Nunatsiaq Online
NEWS: Nunavut November 27, 2015 - 8:15 am

Nunavut language authority underspends, stalls on mandate

Another GN body falls victim to chronic staff shortages, MLAs hear

STEVE DUCHARME
Inuit Uqausinginnik Taiguusiliuqtiit chair Mary Thompson, left, and the organization's new executive director Jeela Palluq-Cloutier following their appearance Nov. 25 before the Nunavut legislature's Standing Committee on Oversight of Government Operations and Public Accounts. Like many Nunavut government bodies, the IUT has struggled with staff retention and with fulfilling their mandate. (PHOTO BY STEVE DUCHARME)
Inuit Uqausinginnik Taiguusiliuqtiit chair Mary Thompson, left, and the organization's new executive director Jeela Palluq-Cloutier following their appearance Nov. 25 before the Nunavut legislature's Standing Committee on Oversight of Government Operations and Public Accounts. Like many Nunavut government bodies, the IUT has struggled with staff retention and with fulfilling their mandate. (PHOTO BY STEVE DUCHARME)

The folly of internal favoritism might explain why it’s taken Nunavut’s language authority so long to standardize and document Inuktut terminology, MLAs learned Nov. 25.

Representatives of the Inuit Uqausinginnik Taiguusiliuqtiit language authority, appearing before the Standing Committee on Oversight of Government Operations and Public Accounts at the Nunavut legislature in Iqaluit, admitted they should make more efforts to look outside the capacity-starved organization when it comes to hiring new staff.

“In the future we plan to do job advertisements,” said the newly-appointed Inuit Uqausinginnik Taiguusiliuqtiit chair, Mary Thompson.

The statement came after a series of questions from Tununiq MLA Joe Enook who asked Thompson to clarify why the language authority did not advertise publicly for its vacant executive director position, as well as others, when it was already short-staffed.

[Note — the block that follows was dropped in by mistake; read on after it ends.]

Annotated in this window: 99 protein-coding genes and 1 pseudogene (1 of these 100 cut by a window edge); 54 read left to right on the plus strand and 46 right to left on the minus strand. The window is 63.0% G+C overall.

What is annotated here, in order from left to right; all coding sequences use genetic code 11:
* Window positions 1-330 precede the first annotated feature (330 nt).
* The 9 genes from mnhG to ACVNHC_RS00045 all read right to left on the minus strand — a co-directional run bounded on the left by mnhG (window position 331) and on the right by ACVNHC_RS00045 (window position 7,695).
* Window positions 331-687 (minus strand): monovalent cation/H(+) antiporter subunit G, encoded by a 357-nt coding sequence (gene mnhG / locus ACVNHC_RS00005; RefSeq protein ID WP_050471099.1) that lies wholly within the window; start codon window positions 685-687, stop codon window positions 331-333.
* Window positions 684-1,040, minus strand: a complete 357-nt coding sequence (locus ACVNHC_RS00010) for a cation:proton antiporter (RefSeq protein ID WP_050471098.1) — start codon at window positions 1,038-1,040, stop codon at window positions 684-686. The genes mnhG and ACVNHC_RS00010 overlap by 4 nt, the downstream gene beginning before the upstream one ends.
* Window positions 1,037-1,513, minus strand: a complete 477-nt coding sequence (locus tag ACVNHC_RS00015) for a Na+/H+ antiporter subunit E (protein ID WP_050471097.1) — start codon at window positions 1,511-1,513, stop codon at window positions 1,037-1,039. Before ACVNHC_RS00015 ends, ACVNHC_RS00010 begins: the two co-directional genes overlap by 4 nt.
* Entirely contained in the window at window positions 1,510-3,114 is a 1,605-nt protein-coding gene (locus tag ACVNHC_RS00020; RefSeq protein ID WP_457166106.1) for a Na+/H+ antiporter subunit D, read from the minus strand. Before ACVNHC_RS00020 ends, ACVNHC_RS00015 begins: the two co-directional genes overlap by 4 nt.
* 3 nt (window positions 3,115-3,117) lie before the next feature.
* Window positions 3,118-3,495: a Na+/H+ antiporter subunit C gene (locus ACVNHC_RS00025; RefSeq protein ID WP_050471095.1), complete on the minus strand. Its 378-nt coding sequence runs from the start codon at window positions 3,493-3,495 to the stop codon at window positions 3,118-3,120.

This November, the board appointed Jeela Palluq-Cloutier as executive director on a three-year contract.

Palluq-Cloutier, a former language specialist and teacher who worked for Inuit Uqausinginnik Taiguusiliuqtiit, had left the organization to work on other projects — most notably at Inuit Tapiriit Kanatami, where she helped with community consultations on a unified writing system for Inuktitut.

But during her absence, the Inuit Uqausinginnik Taiguusiliuqtiit — already struggling with capacity challenges — chose to fill Palluq-Cloutier’s position with a term employee under the assumption Palluq-Cloutier would return to her former job after her commitments with ITK were ended.

Because Palluq-Cloutier is returning to the Inuit Uqausinginnik Taiguusiliuqtiit in a different job, the organization must now seek or renegotiate a new contract.

“Before you assign someone who’s working somewhere already… did you advertise for this position to the people of Nunavut to see if there are any people in Nunavut interested in the executive director’s position?” Enook said.

“As a board member, we want to have people working there and progressing,” Thompson said

Thompson was then asked how many Inuit Uqausinginnik Taiguusiliuqtiit positions were appointed through its board of directors without no public advertisement.

“Let me say this first: It’s not just your group that does this,” Enook said. “However, we’re only dealing with the IUT right now.